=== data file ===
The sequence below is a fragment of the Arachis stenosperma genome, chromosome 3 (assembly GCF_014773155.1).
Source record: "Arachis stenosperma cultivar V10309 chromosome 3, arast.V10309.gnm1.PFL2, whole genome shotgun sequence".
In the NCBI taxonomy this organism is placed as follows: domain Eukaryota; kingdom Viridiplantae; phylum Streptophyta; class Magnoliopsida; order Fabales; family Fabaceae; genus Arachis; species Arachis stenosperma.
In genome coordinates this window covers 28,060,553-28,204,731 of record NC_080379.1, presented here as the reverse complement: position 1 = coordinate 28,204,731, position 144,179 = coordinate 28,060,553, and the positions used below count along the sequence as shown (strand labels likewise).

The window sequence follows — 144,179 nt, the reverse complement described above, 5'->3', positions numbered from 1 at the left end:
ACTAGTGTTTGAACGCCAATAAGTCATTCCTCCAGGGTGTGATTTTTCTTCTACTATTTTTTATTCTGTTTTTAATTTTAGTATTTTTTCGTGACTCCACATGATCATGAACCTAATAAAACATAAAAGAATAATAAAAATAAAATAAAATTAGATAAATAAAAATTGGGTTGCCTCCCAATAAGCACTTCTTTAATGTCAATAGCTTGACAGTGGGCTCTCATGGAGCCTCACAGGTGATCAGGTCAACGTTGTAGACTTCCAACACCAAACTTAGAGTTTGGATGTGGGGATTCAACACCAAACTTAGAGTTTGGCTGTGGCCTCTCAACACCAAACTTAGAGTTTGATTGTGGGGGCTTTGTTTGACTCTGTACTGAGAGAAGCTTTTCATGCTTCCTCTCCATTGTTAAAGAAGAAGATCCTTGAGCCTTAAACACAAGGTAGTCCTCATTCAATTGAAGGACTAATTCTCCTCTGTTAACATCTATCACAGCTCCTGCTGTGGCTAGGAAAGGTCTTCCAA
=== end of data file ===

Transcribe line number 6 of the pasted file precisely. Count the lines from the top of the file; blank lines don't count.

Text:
ACTAGTGTTTGAACGCCAATAAGTCATTCCTCCAGGGTGTGATTTTTCTTCTACTATTTTTTATTCTGTTTTTAATTTTAGTATTTTTTCGTGACTCCACATGATCATGAACCTAATAAAACATAAAAGAATAATAAAAATAAAATAAAATTAGATAAATAAAAATTGGGTTGCCTCCCAATAAGCACTTCTTTAATGTCAATAGCTTGACAGTGGGCTCTCATGGAGCCTCACAGGTGATCAGGTCAACGTTGTAGACTTCCAACACCAAACTTAGAGTTTGGATGTGGGGATTCAACACCAAACTTAGAGTTTGGCTGTGGCCTCTCAACACCAAACTTAGAGTTTGATTGTGGGGGCTTTGTTTGACTCTGTACTGAGAGAAGCTTTTCATGCTTCCTCTCCATTGTTAAAGAAGAAGATCCTTGAGCCTTAAACACAAGGTAGTCCTCATTCAATTGAAGGACTAATTCTCCTCTGTTAACATCTATCACAGCTCCTGCTGTGGCTAGGAAAGGTCTTCCAA